• S/2005/731 (22 November 2005) Letter from Israel on Hezbollah’s attacks against Israel across the Blue Line that occurred on 21 November.
  • S/2005/715 (14 November 2005) Letter from Lebanon on Israeli violations of Lebanese sovereignty from 1 to 9 November 2005.
  • S/2005/725 (17 November 2005) Letter from the Secretary-General expanding the scope of the mandate of his Personal Representative Geir O. Pedersen to the whole of Lebanon.
  • S/2005/216 (31 March 2005) Letter from the Secretary-General on the appointment of Pedersen as his Personal Representative for southern Lebanon.

Historical Background

21-22 November 2005

Hezbollah and the IDF engaged in a heavy exchange of fire along the Blue Line.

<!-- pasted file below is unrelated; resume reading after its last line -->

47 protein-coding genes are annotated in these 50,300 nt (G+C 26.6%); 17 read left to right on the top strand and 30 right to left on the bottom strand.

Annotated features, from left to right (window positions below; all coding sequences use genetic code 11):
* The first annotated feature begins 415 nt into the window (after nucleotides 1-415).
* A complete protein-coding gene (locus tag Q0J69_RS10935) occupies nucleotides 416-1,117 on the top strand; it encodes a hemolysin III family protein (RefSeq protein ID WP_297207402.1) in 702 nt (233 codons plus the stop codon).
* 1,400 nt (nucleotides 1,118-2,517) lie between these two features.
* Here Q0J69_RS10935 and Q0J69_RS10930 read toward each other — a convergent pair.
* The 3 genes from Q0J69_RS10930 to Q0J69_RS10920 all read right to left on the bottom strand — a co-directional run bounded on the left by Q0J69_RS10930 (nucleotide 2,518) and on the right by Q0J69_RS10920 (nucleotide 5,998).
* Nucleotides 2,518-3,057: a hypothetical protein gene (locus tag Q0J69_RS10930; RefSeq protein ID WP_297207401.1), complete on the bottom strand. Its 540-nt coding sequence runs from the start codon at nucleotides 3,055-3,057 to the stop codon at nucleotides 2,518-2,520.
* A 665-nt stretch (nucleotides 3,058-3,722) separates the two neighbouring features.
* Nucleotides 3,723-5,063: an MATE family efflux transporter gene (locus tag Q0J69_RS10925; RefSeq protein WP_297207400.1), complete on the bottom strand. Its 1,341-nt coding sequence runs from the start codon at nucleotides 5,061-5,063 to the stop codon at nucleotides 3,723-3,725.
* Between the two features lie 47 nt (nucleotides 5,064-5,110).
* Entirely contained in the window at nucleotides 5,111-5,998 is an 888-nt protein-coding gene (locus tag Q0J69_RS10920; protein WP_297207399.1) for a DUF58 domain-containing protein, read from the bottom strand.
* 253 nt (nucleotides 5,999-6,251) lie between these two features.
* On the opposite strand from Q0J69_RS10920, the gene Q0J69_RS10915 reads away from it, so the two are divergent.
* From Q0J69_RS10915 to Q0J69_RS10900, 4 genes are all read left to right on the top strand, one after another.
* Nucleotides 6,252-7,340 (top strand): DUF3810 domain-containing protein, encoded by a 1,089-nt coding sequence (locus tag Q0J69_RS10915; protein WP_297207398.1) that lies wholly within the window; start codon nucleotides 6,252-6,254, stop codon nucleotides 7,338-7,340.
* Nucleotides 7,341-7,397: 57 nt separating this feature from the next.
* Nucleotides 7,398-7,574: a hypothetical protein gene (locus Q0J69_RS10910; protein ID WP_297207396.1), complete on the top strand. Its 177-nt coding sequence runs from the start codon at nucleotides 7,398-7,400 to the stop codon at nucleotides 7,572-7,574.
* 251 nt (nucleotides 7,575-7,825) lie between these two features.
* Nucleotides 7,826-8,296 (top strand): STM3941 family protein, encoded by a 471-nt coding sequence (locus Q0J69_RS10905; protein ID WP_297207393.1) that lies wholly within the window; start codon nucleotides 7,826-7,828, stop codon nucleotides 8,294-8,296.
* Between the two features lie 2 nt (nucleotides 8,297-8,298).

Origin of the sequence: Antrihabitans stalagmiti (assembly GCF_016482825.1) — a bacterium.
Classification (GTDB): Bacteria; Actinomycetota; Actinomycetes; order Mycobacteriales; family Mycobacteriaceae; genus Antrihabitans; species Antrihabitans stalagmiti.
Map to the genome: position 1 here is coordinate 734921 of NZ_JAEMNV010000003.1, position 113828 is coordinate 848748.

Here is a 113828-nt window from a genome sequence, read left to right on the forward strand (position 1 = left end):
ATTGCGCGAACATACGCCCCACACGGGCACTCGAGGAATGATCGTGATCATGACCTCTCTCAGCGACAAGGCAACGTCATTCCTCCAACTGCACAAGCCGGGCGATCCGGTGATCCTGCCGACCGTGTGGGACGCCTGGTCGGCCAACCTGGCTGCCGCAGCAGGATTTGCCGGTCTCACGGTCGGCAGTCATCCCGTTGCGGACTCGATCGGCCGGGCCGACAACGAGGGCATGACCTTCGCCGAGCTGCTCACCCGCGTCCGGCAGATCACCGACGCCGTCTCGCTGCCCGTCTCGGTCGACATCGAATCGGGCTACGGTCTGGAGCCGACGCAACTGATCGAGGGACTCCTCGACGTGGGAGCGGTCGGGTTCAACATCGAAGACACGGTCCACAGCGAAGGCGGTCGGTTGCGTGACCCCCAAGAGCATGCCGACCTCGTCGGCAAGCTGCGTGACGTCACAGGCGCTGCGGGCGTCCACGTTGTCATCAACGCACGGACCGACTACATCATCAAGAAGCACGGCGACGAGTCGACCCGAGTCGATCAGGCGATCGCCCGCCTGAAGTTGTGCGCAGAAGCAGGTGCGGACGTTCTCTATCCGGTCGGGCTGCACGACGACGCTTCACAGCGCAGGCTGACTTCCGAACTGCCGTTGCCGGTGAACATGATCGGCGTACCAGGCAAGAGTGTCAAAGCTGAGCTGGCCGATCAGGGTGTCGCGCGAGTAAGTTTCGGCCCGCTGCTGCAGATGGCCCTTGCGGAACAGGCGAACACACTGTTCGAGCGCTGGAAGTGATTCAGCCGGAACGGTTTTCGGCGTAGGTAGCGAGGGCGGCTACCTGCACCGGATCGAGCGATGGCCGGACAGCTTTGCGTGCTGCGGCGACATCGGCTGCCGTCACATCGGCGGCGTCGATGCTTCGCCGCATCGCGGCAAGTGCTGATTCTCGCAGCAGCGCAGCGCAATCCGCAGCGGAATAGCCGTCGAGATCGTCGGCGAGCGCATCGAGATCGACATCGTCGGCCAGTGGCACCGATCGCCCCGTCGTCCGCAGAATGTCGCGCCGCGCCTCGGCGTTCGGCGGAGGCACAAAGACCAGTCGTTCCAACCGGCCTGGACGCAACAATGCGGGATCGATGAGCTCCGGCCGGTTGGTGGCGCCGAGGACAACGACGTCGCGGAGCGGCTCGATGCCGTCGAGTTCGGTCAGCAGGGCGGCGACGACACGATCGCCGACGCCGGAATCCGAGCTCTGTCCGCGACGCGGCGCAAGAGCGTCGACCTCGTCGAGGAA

29 June 2005

Hezbollah and the IDF engaged in a heavy exchange of fire in the Sheb’a farms area.

19 June 2005

Hezbollah won all seats in Southern Lebanon in the parliamentary elections.

13 May 2005

Repeated shelling occurred across the Blue Line by both Israel and Hezbollah around the Sheb’a Farms.

26 April 2005

Syria pulled out from Lebanon.

2 September 2004

The Council approved resolution 1559, calling on all remaining foreign forces to withdraw from Lebanon, all Lebanese and non-Lebanese forces to disband and disarm and supporting the extension of the control of the Government of Lebanon over all Lebanese territory.

16 May – 7 June 2000

Israeli forces withdrew from South Lebanon.

26 April 1996